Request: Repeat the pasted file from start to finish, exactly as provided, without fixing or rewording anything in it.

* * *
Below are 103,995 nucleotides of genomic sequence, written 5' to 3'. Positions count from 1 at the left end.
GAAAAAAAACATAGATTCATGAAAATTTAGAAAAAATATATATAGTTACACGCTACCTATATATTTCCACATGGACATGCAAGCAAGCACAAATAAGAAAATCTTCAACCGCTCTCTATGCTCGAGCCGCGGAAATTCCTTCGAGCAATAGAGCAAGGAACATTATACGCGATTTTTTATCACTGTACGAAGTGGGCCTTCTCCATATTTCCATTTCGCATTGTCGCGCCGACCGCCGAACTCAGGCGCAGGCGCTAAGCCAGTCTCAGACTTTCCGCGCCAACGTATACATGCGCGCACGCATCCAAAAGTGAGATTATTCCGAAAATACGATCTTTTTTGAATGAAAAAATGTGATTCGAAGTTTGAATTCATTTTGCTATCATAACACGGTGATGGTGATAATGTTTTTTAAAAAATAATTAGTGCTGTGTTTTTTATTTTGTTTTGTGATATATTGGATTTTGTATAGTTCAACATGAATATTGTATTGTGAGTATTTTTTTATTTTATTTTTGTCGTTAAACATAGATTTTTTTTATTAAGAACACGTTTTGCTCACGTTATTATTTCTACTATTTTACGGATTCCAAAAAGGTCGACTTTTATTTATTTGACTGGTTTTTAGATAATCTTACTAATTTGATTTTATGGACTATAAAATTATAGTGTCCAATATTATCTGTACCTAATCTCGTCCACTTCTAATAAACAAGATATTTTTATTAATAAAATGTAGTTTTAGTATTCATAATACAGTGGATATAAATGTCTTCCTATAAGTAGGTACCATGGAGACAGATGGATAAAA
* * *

Below are 103,995 nucleotides of genomic sequence, written 5' to 3'. Positions count from 1 at the left end.
GAAAAAAAACATAGATTCATGAAAATTTAGAAAAAATATATATAGTTACACGCTACCTATATATTTCCACATGGACATGCAAGCAAGCACAAATAAGAAAATCTTCAACCGCTCTCTATGCTCGAGCCGCGGAAATTCCTTCGAGCAATAGAGCAAGGAACATTATACGCGATTTTTTATCACTGTACGAAGTGGGCCTTCTCCATATTTCCATTTCGCATTGTCGCGCCGACCGCCGAACTCAGGCGCAGGCGCTAAGCCAGTCTCAGACTTTCCGCGCCAACGTATACATGCGCGCACGCATCCAAAAGTGAGATTATTCCGAAAATACGATCTTTTTTGAATGAAAAAATGTGATTCGAAGTTTGAATTCATTTTGCTATCATAACACGGTGATGGTGATAATGTTTTTTAAAAAATAATTAGTGCTGTGTTTTTTATTTTGTTTTGTGATATATTGGATTTTGTATAGTTCAACATGAATATTGTATTGTGAGTATTTTTTTATTTTATTTTTGTCGTTAAACATAGATTTTTTTTATTAAGAACACGTTTTGCTCACGTTATTATTTCTACTATTTTACGGATTCCAAAAAGGTCGACTTTTATTTATTTGACTGGTTTTTAGATAATCTTACTAATTTGATTTTATGGACTATAAAATTATAGTGTCCAATATTATCTGTACCTAATCTCGTCCACTTCTAATAAACAAGATATTTTTATTAATAAAATGTAGTTTTAGTATTCATAATACAGTGGATATAAATGTCTTCCTATAAGTAGGTACCATGGAGACAGATGGATAAAA